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GuruFocus rated Hershey's financial strength 5 out of 10. While the company has issued approximately $482.5 million in new long-term debt over the last three years, it is at a manageable level as a result of sufficient interest coverage. In addition, the robust Altman Z-Score of 6.12 indicates the company is in good financial standing.

Boosted by an expanding operating margin, a good net margin and strong returns, the company's profitability scored an 8 out of 10 rating. In addition, its moderate Piotroski F-Score of 4 implies business conditions are stable. Hershey also has a business predictability rank of one out of five stars. According to GuruFocus, companies with this rank typically see their stock prices gain an average of 1.1% per annum over a 10-year period.

Of the gurus invested in Hershey, Jim Simons (Trades, Portfolio)' Renaissance Technologies has the largest position with 2.02% of outstanding shares. Pioneer Investments (Trades, Portfolio), Joel Greenblatt (Trades, Portfolio), Mairs and Power (Trades, Portfolio), Lee Ainslie (Trades, Portfolio), Jeremy Grantham (Trades, Portfolio), Yacktman Asset Management (Trades, Portfolio) and Mario Gabelli (Trades, Portfolio) are also shareholders as of the end of the second quarter.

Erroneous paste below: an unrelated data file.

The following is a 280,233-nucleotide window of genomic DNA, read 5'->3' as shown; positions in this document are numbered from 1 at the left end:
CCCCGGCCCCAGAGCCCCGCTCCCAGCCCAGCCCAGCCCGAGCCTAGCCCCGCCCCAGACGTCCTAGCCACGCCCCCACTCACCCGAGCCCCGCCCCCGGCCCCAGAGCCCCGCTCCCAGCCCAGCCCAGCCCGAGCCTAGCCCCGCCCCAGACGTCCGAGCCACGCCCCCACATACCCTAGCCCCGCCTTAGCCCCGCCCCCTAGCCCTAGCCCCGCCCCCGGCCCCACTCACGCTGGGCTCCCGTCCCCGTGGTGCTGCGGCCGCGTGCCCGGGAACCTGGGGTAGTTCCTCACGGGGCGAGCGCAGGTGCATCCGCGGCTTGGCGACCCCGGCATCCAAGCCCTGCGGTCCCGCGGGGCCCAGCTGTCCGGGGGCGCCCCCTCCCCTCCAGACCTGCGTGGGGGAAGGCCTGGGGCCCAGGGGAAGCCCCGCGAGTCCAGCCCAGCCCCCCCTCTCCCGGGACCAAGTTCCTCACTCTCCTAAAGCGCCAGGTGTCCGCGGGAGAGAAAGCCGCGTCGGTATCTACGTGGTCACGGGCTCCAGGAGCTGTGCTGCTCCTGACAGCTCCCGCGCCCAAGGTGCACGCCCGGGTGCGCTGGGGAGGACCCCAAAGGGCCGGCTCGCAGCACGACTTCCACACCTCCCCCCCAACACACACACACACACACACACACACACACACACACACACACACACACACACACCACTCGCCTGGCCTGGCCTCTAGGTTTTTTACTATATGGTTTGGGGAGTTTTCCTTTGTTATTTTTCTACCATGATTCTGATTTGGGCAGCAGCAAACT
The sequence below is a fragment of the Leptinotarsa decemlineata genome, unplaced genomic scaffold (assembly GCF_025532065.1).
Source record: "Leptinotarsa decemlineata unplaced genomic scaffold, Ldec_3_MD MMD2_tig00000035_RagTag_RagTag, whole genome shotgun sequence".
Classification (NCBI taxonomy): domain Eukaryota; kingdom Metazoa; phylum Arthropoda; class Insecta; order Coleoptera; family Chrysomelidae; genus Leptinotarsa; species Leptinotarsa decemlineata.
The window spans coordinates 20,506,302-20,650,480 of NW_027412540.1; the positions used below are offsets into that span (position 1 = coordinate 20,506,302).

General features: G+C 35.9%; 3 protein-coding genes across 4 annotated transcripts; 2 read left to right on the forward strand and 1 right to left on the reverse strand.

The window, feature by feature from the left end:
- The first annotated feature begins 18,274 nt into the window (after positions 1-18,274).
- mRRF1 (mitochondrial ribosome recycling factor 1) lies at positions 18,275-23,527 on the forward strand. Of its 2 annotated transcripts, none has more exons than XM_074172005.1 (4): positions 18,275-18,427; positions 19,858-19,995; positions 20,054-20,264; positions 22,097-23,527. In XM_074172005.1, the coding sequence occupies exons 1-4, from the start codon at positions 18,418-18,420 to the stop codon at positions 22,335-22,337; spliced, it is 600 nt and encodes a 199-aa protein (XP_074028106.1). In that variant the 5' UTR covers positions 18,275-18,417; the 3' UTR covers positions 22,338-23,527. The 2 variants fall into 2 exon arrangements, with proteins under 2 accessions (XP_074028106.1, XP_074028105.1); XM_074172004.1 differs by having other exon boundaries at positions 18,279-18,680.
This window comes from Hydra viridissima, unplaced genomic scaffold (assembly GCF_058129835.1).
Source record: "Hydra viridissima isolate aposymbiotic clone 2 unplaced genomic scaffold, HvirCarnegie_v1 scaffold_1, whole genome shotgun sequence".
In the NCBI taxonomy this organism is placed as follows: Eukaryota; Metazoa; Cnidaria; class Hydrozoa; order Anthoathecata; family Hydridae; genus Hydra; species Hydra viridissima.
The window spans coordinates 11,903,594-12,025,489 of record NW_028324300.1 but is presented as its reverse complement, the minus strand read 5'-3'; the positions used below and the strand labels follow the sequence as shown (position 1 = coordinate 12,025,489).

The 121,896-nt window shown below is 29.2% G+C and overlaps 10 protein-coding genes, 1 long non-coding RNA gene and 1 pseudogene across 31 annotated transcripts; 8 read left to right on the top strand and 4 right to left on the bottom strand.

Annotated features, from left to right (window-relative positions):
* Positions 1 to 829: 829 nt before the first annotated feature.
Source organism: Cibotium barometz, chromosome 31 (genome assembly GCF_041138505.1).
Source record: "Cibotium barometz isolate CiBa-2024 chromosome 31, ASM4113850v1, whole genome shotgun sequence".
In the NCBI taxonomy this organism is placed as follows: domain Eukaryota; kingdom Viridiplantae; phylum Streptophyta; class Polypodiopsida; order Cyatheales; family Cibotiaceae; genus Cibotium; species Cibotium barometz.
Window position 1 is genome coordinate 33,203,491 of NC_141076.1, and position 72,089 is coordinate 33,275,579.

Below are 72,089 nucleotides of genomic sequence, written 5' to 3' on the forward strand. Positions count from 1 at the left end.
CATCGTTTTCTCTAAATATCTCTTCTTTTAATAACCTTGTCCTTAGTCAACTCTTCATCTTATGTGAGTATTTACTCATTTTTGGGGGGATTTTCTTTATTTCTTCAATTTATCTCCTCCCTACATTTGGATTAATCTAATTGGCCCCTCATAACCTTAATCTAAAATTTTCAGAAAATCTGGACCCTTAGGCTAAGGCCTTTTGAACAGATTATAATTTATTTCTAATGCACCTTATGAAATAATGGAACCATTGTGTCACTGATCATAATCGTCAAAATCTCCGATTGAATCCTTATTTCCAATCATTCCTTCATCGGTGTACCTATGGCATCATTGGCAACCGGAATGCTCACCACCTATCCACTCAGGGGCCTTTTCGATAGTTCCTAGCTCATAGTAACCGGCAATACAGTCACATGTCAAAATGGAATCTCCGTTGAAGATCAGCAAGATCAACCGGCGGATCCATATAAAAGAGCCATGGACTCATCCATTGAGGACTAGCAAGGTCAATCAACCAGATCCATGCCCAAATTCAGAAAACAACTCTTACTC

Mondelez International

Headquartered in Deerfield, Illinois, the company known for its Cadbury, Milka and Sour Patch Kids candy products, as well as Oreo cookies, has a market cap of $78.57 billion; its shares were trading around $54.29 on Monday with a price-earnings ratio of 21.4, a price-book ratio of 3.04 and a price-sales ratio of 3.13.

According to the Peter Lynch chart, the stock is overpriced.

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Mondelez's financial strength was rated 5 out of 10 by GuruFocus. Although the company has issued approximately $1.3 billion in new long-term debt over the last three years, it is at a manageable level due to adequate interest coverage. The Altman Z-Score of 2.23 also suggests the company is under some financial pressure since its revenue per share has been in decline for the last five years.